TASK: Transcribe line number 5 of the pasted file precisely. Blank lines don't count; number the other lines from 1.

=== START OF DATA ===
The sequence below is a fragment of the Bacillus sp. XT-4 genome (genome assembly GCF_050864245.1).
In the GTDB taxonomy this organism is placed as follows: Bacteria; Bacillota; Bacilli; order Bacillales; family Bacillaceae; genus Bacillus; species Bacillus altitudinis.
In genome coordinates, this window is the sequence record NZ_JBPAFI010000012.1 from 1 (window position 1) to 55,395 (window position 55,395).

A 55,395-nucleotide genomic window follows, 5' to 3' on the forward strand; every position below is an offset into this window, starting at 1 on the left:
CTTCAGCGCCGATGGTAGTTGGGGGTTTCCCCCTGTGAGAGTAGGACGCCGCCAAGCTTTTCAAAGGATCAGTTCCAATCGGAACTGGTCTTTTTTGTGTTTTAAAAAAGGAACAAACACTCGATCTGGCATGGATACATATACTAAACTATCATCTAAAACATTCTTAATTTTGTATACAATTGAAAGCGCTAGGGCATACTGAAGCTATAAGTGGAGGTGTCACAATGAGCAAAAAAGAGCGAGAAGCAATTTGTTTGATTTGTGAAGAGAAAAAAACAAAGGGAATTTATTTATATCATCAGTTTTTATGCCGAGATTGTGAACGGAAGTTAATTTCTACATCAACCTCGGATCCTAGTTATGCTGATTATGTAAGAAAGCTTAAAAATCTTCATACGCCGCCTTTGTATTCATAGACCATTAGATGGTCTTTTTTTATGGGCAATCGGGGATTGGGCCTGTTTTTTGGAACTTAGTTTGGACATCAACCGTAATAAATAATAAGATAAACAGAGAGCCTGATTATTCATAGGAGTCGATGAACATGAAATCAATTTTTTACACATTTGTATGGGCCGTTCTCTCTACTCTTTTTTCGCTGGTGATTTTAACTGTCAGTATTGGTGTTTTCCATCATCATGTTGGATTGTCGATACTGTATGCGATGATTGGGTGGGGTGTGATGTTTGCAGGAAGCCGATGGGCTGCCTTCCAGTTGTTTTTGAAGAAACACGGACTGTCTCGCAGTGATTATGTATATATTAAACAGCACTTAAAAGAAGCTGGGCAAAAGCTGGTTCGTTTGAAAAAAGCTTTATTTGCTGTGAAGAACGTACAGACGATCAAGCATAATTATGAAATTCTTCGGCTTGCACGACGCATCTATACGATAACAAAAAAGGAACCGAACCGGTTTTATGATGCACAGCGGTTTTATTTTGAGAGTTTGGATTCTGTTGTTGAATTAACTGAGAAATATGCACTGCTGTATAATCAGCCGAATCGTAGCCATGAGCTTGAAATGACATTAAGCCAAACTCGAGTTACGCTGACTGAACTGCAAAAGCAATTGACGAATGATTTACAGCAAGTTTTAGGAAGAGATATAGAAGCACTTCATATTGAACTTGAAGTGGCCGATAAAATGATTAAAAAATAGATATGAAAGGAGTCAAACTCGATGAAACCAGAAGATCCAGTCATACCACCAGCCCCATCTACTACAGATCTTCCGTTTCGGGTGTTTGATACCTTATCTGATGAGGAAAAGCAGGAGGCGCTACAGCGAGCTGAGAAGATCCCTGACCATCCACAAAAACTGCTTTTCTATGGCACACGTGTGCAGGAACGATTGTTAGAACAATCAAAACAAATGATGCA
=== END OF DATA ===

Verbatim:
CTTCAGCGCCGATGGTAGTTGGGGGTTTCCCCCTGTGAGAGTAGGACGCCGCCAAGCTTTTCAAAGGATCAGTTCCAATCGGAACTGGTCTTTTTTGTGTTTTAAAAAAGGAACAAACACTCGATCTGGCATGGATACATATACTAAACTATCATCTAAAACATTCTTAATTTTGTATACAATTGAAAGCGCTAGGGCATACTGAAGCTATAAGTGGAGGTGTCACAATGAGCAAAAAAGAGCGAGAAGCAATTTGTTTGATTTGTGAAGAGAAAAAAACAAAGGGAATTTATTTATATCATCAGTTTTTATGCCGAGATTGTGAACGGAAGTTAATTTCTACATCAACCTCGGATCCTAGTTATGCTGATTATGTAAGAAAGCTTAAAAATCTTCATACGCCGCCTTTGTATTCATAGACCATTAGATGGTCTTTTTTTATGGGCAATCGGGGATTGGGCCTGTTTTTTGGAACTTAGTTTGGACATCAACCGTAATAAATAATAAGATAAACAGAGAGCCTGATTATTCATAGGAGTCGATGAACATGAAATCAATTTTTTACACATTTGTATGGGCCGTTCTCTCTACTCTTTTTTCGCTGGTGATTTTAACTGTCAGTATTGGTGTTTTCCATCATCATGTTGGATTGTCGATACTGTATGCGATGATTGGGTGGGGTGTGATGTTTGCAGGAAGCCGATGGGCTGCCTTCCAGTTGTTTTTGAAGAAACACGGACTGTCTCGCAGTGATTATGTATATATTAAACAGCACTTAAAAGAAGCTGGGCAAAAGCTGGTTCGTTTGAAAAAAGCTTTATTTGCTGTGAAGAACGTACAGACGATCAAGCATAATTATGAAATTCTTCGGCTTGCACGACGCATCTATACGATAACAAAAAAGGAACCGAACCGGTTTTATGATGCACAGCGGTTTTATTTTGAGAGTTTGGATTCTGTTGTTGAATTAACTGAGAAATATGCACTGCTGTATAATCAGCCGAATCGTAGCCATGAGCTTGAAATGACATTAAGCCAAACTCGAGTTACGCTGACTGAACTGCAAAAGCAATTGACGAATGATTTACAGCAAGTTTTAGGAAGAGATATAGAAGCACTTCATATTGAACTTGAAGTGGCCGATAAAATGATTAAAAAATAGATATGAAAGGAGTCAAACTCGATGAAACCAGAAGATCCAGTCATACCACCAGCCCCATCTACTACAGATCTTCCGTTTCGGGTGTTTGATACCTTATCTGATGAGGAAAAGCAGGAGGCGCTACAGCGAGCTGAGAAGATCCCTGACCATCCACAAAAACTGCTTTTCTATGGCACACGTGTGCAGGAACGATTGTTAGAACAATCAAAACAAATGATGCA